Fig. 6. Satellite images of mobile sand arrays in the pastures of Kalmykia.png

Fig. 6. Satellite images of mobile sand arrays in the pastures of Kalmykia: a — June 23, 2019; b — June 9, 2020; c — July 30, 2021; d — May 31, 2022

Preliminary mapping of salt depressions and solonchaks devoid of vegetation due to natural reasons was carried out using Sentinel-2 satellite images and Google Earth data, with the aim of excluding them from the category of desertified lands. The territory along the Caspian Sea coast was also not evaluated, as vegetation is absent here due to the drop in water levels in the last decade and the corresponding exposure of the sea floor. Arable land was also excluded. Five satellite images were used for each year (tiles 169028, 169029, 170027, 170028, 170029). Image acquisition dates were chosen close to the vegetation maximum in May and the first half of June. Since the dates of satellite shooting within a year could differ, classification was first performed for each image separately, and then a resulting raster was compiled for the entire study area. Field verification during expeditions in May 2021 and June 2022 showed sufficient accuracy of the results of Earth remote sensing data processing. The desertification area in 2022 is shown in Fig. 6.

Fig. 7.png

Fig. 7. Areas of open sands and deflated lands in 2022: I — region boundaries; II — district boundaries; III — specially protected natural areas; IV — solonchaks; V — water bodies; VI — areas devoid of vegetation cover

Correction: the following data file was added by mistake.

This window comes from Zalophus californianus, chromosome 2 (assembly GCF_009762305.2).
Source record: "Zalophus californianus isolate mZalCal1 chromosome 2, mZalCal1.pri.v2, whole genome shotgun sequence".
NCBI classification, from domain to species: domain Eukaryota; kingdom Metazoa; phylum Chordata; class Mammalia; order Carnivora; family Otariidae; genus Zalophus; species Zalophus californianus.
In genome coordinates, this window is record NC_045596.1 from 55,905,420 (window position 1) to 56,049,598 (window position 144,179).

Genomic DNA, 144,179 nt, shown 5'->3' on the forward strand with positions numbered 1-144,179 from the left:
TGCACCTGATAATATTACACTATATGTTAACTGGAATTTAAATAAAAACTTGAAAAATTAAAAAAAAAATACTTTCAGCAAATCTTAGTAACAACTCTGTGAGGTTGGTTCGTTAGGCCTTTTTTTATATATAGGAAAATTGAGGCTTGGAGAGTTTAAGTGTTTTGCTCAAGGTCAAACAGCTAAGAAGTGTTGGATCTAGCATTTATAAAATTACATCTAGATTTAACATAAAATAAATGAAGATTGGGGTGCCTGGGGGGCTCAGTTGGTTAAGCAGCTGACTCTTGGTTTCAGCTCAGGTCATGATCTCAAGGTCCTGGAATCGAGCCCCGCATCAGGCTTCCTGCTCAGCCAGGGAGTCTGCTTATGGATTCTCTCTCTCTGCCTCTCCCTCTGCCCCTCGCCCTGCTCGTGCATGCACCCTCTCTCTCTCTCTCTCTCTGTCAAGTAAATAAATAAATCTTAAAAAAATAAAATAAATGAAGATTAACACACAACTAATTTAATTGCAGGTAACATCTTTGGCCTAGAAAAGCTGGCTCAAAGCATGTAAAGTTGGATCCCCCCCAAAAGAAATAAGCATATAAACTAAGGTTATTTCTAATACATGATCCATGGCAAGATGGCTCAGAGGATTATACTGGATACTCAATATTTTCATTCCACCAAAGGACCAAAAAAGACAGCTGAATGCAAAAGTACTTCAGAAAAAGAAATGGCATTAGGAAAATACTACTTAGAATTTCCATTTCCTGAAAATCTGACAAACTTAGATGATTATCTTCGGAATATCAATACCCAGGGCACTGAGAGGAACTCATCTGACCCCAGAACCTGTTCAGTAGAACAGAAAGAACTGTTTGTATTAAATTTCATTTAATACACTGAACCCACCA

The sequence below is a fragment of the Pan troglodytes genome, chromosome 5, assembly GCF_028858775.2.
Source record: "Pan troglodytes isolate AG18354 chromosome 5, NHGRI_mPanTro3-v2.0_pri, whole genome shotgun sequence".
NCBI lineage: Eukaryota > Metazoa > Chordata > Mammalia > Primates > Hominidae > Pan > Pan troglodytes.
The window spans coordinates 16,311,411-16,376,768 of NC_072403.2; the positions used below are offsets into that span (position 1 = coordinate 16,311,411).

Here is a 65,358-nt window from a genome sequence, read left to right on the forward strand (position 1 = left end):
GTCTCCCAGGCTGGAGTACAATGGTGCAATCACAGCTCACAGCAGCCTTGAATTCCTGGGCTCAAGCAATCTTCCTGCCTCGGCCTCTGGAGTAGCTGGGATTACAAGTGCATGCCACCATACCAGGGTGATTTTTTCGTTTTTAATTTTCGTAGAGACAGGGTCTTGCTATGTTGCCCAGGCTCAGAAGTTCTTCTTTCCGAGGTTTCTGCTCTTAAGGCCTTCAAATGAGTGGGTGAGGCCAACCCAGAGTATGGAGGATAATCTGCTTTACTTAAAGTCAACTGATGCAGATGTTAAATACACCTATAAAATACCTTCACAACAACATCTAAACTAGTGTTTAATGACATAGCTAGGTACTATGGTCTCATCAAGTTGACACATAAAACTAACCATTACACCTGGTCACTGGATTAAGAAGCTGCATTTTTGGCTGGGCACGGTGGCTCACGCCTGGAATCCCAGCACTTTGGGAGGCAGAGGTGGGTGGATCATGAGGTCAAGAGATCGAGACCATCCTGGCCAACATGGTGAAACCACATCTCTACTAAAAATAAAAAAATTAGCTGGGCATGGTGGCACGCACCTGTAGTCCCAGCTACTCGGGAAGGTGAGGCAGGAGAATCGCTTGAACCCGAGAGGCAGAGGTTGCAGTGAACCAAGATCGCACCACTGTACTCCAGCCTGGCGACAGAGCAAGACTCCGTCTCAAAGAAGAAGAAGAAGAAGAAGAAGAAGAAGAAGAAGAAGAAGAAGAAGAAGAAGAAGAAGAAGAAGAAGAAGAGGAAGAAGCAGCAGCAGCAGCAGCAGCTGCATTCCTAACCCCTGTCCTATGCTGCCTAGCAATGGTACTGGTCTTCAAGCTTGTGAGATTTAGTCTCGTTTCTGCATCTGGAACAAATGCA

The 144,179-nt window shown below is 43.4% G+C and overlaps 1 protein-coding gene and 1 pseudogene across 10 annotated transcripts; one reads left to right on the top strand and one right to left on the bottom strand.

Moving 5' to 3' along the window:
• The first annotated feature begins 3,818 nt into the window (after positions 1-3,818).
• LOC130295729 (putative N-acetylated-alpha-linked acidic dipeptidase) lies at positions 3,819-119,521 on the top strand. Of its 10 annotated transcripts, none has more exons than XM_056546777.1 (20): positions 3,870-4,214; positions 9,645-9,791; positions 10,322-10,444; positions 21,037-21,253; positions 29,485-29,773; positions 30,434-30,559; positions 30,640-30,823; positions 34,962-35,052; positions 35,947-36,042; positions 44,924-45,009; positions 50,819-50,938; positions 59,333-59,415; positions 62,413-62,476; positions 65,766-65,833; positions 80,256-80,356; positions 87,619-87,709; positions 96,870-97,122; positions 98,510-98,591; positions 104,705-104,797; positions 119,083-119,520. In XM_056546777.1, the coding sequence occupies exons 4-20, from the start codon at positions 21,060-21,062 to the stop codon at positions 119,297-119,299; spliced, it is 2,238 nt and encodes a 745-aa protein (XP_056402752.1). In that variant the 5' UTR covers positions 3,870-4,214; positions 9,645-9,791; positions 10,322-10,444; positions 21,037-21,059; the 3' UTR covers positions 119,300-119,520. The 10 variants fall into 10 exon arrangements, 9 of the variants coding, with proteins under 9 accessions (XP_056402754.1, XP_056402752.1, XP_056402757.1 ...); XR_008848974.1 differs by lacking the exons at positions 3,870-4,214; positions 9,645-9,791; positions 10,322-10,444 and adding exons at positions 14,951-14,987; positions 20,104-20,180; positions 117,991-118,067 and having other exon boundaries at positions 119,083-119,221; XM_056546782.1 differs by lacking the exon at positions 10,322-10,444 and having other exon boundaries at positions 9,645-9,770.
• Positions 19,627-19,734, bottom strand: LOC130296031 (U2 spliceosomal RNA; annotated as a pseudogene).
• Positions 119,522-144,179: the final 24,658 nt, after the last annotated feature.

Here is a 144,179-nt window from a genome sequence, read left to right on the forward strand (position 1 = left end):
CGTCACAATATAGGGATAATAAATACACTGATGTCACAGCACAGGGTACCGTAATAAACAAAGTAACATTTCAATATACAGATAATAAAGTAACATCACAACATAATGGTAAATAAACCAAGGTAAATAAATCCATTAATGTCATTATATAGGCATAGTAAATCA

In June 2019, 232.6 thousand hectares of desertified pasture lands were noted in the research region.

Fig. 8.png

Fig. 8. Changes in desertification areas (compared to the previous year): I — transitioning desertification area, II — reduction, III — increase; a — Astrakhan Region, b — Republic of Dagestan, c — Republic of Kalmykia, d — Stavropol Krai

Comparisons of data obtained from space with annual precipitation and livestock numbers allow the identification of areas where phytomelioration measures are needed primarily. Carrying out phytomelioration works to stabilize mobile sands can significantly reduce the areas of open sands.

Fig. 9.png

Fig. 9. Dynamics of precipitation sums (a) for November — May (black) and May — September (gray) according to the meteorological stations "Yashkul" (I) and "Yuzhno-Sukhokumsk" (II). Dynamics of livestock, converted to conditional heads of sheep (b), in the studied areas of Kalmykia (I), Stavropol Krai (II), and Astrakhan Region (III)

The conducted research showed the stabilization of desertification processes in the Northwestern Caspian region in 2022 compared to 2020–2021. However, the situation remains dangerous in the south of Kalmykia, north of Dagestan, and northeast of Stavropol Krai, as evidenced by dust storms in August 2022. Continuation of pasture monitoring in the region and timely response to the growing threat of irreversible desertification through regulation of grazing loads and phytomelioration are necessary.